This is largely in line with the results from data provider Trepp, who found the delinquency rate across categories dropped 20 basis points from October to 4.41% in November 2021. Within Trepp’s report, though, lodging and retail “saw the biggest improvements”.

Uncovering opportunities

Beyond its relevance for investors, keeping an eye on the strength of CMBS loans can help commercial real estate (CRE) professionals in spotting opportunities and even leads – as it forms part of property debt research.

Two Tales of One City

by Alec Pacella for Properties Magazine January 2022

The dust has finally settled on 2021 and, for better or worse, it looked a lot like 2020. It’s that “better or worse” part that will be the focus of my annual wrap-up column.

I’ve used this theme a few times in past columns, sometimes I termed it “best of times, worst of times’ while other times I called it “glass half full, glass half empty.’ As has been said several times in the recent past, COVID has accelerated trends that were already present and the concept of ‘better or worse’ is no exception. To see what fared better and what fared worse, read on.

Click the link for the complete article: http://digital.propertiesmag.com/publication/?m=&l=1&i=734292&p=64&pp=2&ver=html5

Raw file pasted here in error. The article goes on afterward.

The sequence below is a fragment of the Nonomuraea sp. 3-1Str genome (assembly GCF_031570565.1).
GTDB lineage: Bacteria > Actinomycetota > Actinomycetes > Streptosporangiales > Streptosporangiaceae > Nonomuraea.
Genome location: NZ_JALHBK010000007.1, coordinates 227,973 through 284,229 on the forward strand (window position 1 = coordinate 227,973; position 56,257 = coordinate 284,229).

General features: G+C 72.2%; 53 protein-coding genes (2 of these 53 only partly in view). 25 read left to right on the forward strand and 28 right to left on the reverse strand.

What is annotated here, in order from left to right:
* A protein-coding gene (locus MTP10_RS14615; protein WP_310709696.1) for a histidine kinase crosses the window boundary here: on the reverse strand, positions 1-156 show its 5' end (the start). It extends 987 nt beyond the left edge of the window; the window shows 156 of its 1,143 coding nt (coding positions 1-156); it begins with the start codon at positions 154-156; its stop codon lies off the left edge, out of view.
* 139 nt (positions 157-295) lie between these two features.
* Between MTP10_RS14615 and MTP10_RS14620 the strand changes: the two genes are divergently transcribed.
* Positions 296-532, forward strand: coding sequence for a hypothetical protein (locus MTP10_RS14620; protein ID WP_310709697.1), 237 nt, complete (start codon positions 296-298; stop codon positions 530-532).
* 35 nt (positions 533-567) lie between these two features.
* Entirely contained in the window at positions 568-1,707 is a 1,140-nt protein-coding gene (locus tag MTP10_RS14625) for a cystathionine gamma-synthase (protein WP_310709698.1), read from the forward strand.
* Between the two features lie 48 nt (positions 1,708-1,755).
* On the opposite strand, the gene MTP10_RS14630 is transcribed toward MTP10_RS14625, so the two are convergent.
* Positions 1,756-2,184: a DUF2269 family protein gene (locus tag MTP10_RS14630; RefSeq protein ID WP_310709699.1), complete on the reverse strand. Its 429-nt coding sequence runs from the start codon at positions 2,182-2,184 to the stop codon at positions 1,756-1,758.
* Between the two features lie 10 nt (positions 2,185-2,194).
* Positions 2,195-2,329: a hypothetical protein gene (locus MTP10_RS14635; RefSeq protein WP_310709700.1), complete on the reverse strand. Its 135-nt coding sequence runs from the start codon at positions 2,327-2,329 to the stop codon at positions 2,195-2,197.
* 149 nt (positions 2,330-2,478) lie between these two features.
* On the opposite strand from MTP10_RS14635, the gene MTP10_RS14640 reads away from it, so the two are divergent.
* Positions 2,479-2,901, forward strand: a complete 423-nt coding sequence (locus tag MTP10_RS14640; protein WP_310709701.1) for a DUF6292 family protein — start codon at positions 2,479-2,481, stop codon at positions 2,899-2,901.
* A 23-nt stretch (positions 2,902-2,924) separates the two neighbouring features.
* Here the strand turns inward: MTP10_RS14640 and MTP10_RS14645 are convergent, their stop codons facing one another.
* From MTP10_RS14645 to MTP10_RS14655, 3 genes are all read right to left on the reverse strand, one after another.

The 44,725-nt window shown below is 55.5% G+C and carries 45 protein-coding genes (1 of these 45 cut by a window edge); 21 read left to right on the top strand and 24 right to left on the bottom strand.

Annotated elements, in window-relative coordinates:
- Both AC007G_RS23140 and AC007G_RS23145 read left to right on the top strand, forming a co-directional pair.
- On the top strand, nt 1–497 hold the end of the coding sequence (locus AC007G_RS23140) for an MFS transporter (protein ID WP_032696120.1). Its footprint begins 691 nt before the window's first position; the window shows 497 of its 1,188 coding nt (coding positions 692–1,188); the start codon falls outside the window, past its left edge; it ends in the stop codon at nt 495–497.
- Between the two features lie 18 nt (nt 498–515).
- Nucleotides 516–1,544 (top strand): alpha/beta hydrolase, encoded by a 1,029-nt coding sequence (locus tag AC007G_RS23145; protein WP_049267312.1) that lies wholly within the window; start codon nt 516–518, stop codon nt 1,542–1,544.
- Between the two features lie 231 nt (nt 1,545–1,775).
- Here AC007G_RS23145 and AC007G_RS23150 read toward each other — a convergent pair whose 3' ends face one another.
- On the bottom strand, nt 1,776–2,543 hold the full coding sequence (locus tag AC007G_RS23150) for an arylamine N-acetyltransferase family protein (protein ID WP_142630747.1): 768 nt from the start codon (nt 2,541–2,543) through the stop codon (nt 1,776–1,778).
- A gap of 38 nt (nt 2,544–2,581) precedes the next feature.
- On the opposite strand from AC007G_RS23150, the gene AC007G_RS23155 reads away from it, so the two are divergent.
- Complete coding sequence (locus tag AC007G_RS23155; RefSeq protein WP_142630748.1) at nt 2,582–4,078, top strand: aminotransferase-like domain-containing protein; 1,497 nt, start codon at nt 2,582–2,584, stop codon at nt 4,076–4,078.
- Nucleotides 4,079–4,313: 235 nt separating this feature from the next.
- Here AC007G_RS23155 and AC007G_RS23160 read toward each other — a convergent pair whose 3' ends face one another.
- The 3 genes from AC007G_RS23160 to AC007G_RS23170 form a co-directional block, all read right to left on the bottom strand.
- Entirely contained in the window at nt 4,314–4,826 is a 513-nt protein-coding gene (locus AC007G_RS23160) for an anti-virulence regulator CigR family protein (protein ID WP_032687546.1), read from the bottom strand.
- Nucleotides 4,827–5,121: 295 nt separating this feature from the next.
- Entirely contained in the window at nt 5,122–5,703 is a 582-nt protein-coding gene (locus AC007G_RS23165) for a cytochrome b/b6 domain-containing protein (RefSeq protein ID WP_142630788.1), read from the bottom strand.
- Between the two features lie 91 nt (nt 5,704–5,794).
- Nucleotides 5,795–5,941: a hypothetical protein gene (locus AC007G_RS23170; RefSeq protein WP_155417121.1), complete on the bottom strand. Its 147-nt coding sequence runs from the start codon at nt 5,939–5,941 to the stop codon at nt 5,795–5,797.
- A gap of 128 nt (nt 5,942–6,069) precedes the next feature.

Work smarter not harder: The impact of blockchain on CRE

So far in this blog series, we’ve looked at some of the most cutting-edge emerging technologies: The Internet of Things (IoT), robotics, and virtual reality. We’ve discussed the potential these developments have to revolutionize the way we do business and work in the real estate space. 

While each of those has its applications, none hold quite the same promise for changing the fundamental aspects of how we make, and document, commercial real estate (CRE) deals as blockchain. In this fourth entry in the emerging tech series, we have a look at the implications of this pivotal technology.

Blockchain basics

Nowadays, blockchain is a term everyone’s hearing with increasing regularity. To start, it’s worth having a brief recap of exactly what the tech is. At its simplest, a blockchain is a ledger – a record of information. Not all that different from the databases you’re already using to record details of properties, clients, or transactions. 

The feature that makes blockchain unique is the way that information is recorded. Each “block” can hold a certain amount of data. Once a block is full, a new block is started and the previous block forms part of an immutable chain – essentially a timeline extending outwards from the first block to the current one. 

Information on the blockchain is public and distributed across a network of computer systems – meaning that it’s very, very difficult for one person to hack or alter the information stored in the chain. 

Streamlined data

The opportunity blockchain presents for the CRE space, is the ability to streamline a lot of time-consuming tasks. Imagine having all of the paperwork for a given property digitized, accessible to everyone involved in the deal, and confirmed as accurate by multiple parties. 

Steve Weikal, MIT’s Head of Industry Relations at the Center for Real Estate, describes it like this: